Just before Labor Day, the American Technology Council—the White House task force charged with propelling government IT to a new level—issued a broad set of initial recommendations. Coming from what has widely been deemed the most unorthodox administration in recent history, it's notable that the recommendations are actually fairly orthodox and reflect a continuation of themes that have evolved on a slow but steady basis for the last three or four administrations. Cloud migration, application modernization, security assessments, and more, are all core to the report. In addition, it lays out a set of time-bounded requirements for agency action on virtually every element.
The rub, of course, comes in execution. For while the White House goal is to accelerate progress, recent history suggests that it will take a lot more than a report or White House leadership to do so. It requires a realistic assessment of why progress has not been faster, why cloud migration—more than a half dozen years since the advent of the “cloud first” policy—remains a work in progress, and what human capital, process and policy changes are essential to success. In other words, this is not just a challenge for the government technology community.
Take the council’s directive that agencies submit extensive cloud migration plans to OMB within just a few months. Continuing to press the cloud button makes eminent sense; but what is the administration doing to overcome the challenges the cloud first policy has faced since its inception? Similarly, application modernization is a crucial component of the initiative; but on some levels, the required security layers and processes are growing so thick that they are retarding the government’s ability to quickly and smartly access the wide array of applications that so clearly meet the government’s needs.In addition, the council is very clear in its recognition that reforms to the federal acquisition system are needed. To achieve that, it recommends the creation of virtual “corner stores” for cloud services. That may be a great idea, but simply adding another option outside of the traditional acquisition process doesn’t address the underlying issues. Special authorities are great; but they only drive real change when they are normalized.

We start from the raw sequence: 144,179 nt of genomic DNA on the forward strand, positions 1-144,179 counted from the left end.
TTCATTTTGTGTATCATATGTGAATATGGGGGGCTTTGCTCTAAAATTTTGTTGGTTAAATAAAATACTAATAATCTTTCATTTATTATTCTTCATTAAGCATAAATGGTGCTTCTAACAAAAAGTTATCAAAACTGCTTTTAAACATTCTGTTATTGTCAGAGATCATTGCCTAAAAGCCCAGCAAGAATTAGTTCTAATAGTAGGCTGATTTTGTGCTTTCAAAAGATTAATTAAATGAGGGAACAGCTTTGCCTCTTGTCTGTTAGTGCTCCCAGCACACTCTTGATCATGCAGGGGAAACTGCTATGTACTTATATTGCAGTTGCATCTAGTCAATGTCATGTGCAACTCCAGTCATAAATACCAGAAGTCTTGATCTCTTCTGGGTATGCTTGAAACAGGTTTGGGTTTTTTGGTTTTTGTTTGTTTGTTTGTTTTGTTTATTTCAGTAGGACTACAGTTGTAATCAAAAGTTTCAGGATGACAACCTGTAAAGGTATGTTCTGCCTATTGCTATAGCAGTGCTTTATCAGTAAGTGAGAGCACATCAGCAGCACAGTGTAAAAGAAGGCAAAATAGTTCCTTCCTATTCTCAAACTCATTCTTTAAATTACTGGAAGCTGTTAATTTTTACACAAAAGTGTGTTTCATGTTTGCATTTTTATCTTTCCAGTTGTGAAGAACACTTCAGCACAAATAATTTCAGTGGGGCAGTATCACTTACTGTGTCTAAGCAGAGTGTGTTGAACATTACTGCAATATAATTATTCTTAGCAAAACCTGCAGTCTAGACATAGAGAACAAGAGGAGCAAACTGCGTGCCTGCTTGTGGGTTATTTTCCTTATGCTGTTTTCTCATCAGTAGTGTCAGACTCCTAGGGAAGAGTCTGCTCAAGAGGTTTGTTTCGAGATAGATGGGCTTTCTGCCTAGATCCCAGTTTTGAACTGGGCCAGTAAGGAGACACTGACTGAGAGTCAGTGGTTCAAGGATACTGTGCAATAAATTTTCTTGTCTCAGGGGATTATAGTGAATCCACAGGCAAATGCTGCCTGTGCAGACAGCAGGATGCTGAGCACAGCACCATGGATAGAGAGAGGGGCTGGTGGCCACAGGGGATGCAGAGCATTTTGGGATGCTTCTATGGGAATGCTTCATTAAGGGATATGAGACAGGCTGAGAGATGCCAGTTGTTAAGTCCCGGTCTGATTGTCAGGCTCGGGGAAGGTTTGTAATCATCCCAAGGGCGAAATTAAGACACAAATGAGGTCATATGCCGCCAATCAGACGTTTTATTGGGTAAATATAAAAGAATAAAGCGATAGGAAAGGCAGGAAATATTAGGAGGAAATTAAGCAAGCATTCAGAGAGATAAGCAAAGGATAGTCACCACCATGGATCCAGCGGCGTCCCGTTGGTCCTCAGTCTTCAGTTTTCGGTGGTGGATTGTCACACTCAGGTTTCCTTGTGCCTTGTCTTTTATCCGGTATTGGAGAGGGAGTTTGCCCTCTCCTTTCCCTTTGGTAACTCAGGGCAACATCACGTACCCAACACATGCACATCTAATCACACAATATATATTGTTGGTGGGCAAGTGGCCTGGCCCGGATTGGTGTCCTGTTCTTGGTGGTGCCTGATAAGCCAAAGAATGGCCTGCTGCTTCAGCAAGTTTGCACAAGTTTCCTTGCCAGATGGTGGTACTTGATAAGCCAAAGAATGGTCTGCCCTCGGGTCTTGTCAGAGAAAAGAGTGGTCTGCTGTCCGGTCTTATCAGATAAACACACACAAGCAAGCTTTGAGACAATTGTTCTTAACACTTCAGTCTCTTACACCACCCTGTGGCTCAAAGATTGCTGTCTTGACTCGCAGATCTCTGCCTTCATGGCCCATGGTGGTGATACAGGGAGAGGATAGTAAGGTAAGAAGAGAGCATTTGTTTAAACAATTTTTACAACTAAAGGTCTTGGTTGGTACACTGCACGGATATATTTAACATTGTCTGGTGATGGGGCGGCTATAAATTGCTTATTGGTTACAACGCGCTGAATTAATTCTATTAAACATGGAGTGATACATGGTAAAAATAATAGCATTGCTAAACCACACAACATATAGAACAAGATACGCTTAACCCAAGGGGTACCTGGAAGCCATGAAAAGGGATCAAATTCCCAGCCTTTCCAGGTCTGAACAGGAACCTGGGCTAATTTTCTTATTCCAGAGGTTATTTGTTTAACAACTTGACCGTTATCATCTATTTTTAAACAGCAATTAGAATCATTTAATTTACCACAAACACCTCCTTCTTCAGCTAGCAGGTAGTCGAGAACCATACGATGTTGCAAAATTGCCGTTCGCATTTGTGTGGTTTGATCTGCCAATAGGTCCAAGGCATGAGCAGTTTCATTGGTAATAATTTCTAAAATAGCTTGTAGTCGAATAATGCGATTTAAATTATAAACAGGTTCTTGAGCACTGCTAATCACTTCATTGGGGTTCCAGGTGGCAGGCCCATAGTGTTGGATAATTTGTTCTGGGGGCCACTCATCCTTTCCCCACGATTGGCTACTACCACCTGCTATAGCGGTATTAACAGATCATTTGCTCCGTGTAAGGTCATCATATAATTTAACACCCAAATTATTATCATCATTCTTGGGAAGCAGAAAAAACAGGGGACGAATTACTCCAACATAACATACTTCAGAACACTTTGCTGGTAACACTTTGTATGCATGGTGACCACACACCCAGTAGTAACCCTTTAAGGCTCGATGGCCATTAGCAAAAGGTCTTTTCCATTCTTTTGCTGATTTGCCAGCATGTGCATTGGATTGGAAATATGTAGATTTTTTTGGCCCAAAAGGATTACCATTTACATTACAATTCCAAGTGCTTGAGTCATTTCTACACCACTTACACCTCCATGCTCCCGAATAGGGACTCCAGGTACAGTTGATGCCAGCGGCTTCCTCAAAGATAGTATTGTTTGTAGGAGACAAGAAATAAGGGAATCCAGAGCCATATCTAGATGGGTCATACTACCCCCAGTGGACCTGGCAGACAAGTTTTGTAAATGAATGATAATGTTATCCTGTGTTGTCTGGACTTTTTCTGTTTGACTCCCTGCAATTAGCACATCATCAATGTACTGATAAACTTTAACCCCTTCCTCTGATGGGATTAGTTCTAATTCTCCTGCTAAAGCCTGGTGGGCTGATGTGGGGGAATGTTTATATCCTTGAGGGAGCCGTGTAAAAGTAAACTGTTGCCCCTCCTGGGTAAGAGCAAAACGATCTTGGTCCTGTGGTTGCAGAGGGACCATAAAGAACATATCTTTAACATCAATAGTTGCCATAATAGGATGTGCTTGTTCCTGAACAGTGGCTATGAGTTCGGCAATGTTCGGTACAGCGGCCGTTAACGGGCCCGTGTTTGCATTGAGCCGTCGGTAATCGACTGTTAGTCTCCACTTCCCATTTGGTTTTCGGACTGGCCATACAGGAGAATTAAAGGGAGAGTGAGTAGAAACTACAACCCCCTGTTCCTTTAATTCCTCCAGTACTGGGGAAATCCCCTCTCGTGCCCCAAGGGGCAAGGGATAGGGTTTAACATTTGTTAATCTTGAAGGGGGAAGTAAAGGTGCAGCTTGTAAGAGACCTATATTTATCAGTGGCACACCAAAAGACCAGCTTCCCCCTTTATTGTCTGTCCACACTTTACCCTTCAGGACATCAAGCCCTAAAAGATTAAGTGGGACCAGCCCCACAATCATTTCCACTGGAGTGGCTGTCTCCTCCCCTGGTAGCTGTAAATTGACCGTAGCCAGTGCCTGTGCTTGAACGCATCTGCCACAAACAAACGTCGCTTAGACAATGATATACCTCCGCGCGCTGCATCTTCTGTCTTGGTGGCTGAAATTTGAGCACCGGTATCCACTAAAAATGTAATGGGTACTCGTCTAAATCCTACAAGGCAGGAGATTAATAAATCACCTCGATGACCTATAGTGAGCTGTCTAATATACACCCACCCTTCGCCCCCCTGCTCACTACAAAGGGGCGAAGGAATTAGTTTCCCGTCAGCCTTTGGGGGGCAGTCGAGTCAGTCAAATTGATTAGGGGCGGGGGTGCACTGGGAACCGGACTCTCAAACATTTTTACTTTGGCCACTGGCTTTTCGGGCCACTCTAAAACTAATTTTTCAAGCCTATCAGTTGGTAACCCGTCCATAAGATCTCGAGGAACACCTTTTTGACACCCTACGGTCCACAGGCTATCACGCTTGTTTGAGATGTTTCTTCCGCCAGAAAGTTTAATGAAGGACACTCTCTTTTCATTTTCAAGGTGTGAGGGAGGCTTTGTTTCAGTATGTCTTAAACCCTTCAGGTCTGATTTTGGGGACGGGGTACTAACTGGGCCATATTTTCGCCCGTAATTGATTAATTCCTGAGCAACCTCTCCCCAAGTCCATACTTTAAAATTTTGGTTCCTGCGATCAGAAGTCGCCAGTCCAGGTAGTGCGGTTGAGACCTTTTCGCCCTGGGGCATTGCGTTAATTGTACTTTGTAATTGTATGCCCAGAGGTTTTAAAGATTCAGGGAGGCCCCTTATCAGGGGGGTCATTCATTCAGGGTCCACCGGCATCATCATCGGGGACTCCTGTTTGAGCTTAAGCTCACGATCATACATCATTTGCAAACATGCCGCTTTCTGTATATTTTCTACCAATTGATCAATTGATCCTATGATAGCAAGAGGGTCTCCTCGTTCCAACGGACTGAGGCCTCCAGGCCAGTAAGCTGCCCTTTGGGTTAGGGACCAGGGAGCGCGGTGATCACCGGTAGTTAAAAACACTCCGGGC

Indeed, beyond the headlines, there are many good ideas for modernizing the current processes in ways that are essential to modernizing government technology.
Take acquisition, for example. Some of those ideas were outlined by Deloitte’s Dan Helfrich in a recent speech to the National Contract Management Association. Among his recommendations was that the government dramatically open its aperture when it comes to personnel requirements and get away from resume checking. Not a new issue to be sure; but despite previous efforts at reform, personnel requirements remain overly specific and rigid, and are often out of step with the dynamics of the technology workforce. And it goes without saying that absent a smart, contemporary approach to human capital, any hope of effectively modernizing government technology will diminish substantially. As Helfrich pointed out, even Mark Zuckerberg probably wouldn’t qualify to be on many government technology contracts.
Helfrich also urged the government to more broadly adopt a “show me, don’t tell me” approach to acquisition; get rid of the reams of paper and replace them with real capability demonstrations. Again, not an entirely new idea but one that remains far too infrequently exploited. Ironically, some government colleagues have told me that this is one of the practices they so admire about Silicon Valley innovators. Well, guess what? There are a lot of innovative “traditional” companies that would greatly prefer this approach; just ask them.
In short, the American Technology Council roadmap for modernization is on the right track. That it is a track that for the most part expands that which has been done in the past is a good thing. But as is always true with such initiatives, it is essential to get past the “what” and more fully address the “how.” And that requires multi-functional and multi-sector collaboration that itself has been a challenge over the years. Yet that’s where real progress will be made.